While vendors in these spaces rarely build really big companies—I don’t think I’ve seen a valuation above $5B, and that’s not just K-12 but any sort of edtech selling to traditional institutions—it’s at least long-term (7-12 years) possible to build a unicorn9. When people do successfully build these edtech unicorns, I believe it’s because their founders are total badasses who created top-notch products and were able to scale sales teams that willed their way through the staggering maze of bullshit known as public K-12 sales. Statistically speaking, your odds are almost certainly worse than if you picked a more fertile niche.

Why other K-12 edtech niches don’t produce big companies

Unfortunately, most of the edtech founders I meet or read about are building in a niche that is basically a one-way road to zombie land (aka lifestyle business or SMB) or the graveyard. The reason for this is pretty simple—you can’t make a big business running an enterprise sales motion for $10k-$200k ARR/deal in an already-small market. Now, you can absolutely build a successful, even venture-scale, business selling software for low prices if distribution weren’t so hard and the market were bigger. For example, like in SMB SaaS, where the sales process doesn’t require salespeople, running pilots, 3-12 months sales cycles, unreasonable data privacy agreements, odd indemnification coverage, politics, school boards, bad administrators, and the most pedantic variant of government procurement requirements that exist in the nation, but that’s just not the case with K-12.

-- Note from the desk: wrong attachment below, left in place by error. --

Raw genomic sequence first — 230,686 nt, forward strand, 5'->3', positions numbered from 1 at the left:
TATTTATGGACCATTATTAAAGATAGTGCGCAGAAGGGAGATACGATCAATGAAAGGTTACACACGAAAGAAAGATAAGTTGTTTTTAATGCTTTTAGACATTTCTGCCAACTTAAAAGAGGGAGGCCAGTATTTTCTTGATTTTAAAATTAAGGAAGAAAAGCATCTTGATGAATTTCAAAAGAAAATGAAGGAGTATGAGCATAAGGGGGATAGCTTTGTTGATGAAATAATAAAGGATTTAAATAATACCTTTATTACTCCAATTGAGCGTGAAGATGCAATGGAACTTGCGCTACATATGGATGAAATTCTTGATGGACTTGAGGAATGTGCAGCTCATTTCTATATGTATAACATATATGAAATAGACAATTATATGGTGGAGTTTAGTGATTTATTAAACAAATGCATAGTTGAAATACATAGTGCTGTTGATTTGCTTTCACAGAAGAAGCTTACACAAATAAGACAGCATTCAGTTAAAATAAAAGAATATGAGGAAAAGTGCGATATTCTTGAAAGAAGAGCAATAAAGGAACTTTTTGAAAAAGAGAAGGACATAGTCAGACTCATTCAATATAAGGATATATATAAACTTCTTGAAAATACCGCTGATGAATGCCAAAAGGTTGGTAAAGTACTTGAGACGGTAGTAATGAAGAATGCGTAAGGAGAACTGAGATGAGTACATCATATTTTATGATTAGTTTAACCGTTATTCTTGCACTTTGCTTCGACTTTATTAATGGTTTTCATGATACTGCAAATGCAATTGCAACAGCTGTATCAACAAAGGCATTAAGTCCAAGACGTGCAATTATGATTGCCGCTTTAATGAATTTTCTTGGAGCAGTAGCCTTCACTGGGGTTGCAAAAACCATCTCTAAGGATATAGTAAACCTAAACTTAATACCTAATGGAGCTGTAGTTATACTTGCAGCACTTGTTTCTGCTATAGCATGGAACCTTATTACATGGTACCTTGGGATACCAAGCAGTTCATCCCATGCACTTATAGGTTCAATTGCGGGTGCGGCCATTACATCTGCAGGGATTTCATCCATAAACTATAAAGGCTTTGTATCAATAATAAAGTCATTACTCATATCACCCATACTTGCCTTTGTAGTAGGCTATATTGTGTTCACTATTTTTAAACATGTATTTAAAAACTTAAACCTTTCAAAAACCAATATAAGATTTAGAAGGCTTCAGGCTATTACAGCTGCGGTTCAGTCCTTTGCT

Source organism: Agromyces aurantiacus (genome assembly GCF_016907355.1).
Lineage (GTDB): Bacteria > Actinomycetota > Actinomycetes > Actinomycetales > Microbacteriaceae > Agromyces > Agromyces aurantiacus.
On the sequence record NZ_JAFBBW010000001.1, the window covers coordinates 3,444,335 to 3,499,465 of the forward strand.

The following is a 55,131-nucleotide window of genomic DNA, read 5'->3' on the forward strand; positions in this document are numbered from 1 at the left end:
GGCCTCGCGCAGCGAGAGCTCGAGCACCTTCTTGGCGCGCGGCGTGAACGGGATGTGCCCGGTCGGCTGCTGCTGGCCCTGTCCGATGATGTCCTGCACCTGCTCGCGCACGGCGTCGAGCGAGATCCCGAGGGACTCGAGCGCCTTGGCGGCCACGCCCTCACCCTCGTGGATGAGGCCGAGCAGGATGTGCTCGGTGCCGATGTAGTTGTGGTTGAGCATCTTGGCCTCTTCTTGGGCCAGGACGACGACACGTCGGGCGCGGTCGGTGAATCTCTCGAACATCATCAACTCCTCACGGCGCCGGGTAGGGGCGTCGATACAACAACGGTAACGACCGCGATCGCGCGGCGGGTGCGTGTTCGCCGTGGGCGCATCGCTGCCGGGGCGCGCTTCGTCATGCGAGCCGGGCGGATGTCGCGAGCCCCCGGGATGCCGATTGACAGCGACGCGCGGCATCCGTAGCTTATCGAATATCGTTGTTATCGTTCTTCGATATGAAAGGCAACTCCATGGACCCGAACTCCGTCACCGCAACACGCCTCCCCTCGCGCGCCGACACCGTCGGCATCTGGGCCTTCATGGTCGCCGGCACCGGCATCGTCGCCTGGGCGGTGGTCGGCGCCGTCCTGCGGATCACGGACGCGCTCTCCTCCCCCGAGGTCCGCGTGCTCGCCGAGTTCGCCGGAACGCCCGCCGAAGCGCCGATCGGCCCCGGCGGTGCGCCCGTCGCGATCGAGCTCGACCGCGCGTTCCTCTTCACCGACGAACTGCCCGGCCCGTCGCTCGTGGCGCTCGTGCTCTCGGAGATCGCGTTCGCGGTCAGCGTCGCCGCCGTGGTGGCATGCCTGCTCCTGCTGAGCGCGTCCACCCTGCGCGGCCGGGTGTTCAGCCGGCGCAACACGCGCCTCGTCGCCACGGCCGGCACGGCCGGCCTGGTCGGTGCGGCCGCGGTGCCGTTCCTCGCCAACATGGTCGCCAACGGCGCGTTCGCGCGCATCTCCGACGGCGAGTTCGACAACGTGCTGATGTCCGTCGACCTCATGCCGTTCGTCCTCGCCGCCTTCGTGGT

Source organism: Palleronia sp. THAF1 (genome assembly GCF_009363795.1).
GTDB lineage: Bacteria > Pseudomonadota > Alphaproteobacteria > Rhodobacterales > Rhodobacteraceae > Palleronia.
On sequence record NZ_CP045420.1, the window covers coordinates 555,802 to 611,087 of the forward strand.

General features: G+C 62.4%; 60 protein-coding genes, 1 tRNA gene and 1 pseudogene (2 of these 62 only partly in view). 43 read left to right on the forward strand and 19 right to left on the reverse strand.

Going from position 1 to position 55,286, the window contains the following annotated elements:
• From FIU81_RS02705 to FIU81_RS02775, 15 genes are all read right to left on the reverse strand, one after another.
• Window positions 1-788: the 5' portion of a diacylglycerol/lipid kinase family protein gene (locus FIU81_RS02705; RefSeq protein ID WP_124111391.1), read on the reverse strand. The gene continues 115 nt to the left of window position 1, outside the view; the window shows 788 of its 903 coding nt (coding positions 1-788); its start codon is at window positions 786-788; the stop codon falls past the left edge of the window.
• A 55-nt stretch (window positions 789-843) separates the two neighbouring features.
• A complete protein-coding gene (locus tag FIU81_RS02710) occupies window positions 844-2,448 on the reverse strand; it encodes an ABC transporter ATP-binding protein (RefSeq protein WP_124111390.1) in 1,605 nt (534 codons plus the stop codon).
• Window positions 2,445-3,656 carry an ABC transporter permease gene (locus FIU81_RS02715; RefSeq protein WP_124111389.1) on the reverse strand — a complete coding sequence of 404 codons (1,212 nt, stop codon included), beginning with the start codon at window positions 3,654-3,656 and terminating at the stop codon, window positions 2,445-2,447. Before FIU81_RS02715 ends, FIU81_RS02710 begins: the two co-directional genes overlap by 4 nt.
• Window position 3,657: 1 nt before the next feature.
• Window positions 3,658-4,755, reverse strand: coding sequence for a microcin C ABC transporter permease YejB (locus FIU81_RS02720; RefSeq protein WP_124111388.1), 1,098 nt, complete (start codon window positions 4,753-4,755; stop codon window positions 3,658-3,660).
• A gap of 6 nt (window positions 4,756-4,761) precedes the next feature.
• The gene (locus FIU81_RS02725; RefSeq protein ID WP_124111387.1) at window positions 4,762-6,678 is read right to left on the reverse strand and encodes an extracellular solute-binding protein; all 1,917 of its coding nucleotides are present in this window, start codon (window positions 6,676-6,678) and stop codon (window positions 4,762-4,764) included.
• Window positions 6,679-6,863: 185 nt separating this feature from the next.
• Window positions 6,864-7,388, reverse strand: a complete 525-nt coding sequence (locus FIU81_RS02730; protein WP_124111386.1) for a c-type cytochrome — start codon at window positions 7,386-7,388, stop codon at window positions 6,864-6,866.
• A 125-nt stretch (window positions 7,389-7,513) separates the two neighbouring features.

Most of what I’ve laid out here is also broadly applicable to institutional higher-ed sales, and that plays out if you look at the valuations of companies in that space.

Closing advice to founders

In summary, if you want to tackle a problem in institutional edtech, think about your TAM and distribution critically. You don’t want to find yourself going through the same motions that someone is going through to make lots of money, but you’re not making lots of money. It’s a precarious place for a company to end up.